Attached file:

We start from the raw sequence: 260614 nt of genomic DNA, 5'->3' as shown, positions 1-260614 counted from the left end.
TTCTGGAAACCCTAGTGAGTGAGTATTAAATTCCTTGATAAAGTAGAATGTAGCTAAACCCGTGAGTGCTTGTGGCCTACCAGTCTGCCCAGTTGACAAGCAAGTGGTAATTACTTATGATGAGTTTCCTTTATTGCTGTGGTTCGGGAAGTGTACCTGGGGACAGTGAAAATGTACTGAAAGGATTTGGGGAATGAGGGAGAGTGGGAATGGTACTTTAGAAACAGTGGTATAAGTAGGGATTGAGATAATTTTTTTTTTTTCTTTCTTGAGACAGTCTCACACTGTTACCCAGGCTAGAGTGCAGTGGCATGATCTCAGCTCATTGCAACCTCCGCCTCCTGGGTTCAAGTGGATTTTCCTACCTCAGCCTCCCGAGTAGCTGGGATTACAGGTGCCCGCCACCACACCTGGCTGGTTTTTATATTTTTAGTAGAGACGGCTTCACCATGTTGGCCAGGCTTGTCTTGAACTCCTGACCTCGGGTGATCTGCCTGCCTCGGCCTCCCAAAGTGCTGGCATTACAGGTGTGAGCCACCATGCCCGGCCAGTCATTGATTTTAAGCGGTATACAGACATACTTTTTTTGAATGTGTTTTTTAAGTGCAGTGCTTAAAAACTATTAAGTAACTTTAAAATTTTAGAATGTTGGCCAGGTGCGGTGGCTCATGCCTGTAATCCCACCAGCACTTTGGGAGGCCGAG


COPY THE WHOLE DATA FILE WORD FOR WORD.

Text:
We start from the raw sequence: 260614 nt of genomic DNA, 5'->3' as shown, positions 1-260614 counted from the left end.
TTCTGGAAACCCTAGTGAGTGAGTATTAAATTCCTTGATAAAGTAGAATGTAGCTAAACCCGTGAGTGCTTGTGGCCTACCAGTCTGCCCAGTTGACAAGCAAGTGGTAATTACTTATGATGAGTTTCCTTTATTGCTGTGGTTCGGGAAGTGTACCTGGGGACAGTGAAAATGTACTGAAAGGATTTGGGGAATGAGGGAGAGTGGGAATGGTACTTTAGAAACAGTGGTATAAGTAGGGATTGAGATAATTTTTTTTTTTTCTTTCTTGAGACAGTCTCACACTGTTACCCAGGCTAGAGTGCAGTGGCATGATCTCAGCTCATTGCAACCTCCGCCTCCTGGGTTCAAGTGGATTTTCCTACCTCAGCCTCCCGAGTAGCTGGGATTACAGGTGCCCGCCACCACACCTGGCTGGTTTTTATATTTTTAGTAGAGACGGCTTCACCATGTTGGCCAGGCTTGTCTTGAACTCCTGACCTCGGGTGATCTGCCTGCCTCGGCCTCCCAAAGTGCTGGCATTACAGGTGTGAGCCACCATGCCCGGCCAGTCATTGATTTTAAGCGGTATACAGACATACTTTTTTTGAATGTGTTTTTTAAGTGCAGTGCTTAAAAACTATTAAGTAACTTTAAAATTTTAGAATGTTGGCCAGGTGCGGTGGCTCATGCCTGTAATCCCACCAGCACTTTGGGAGGCCGAG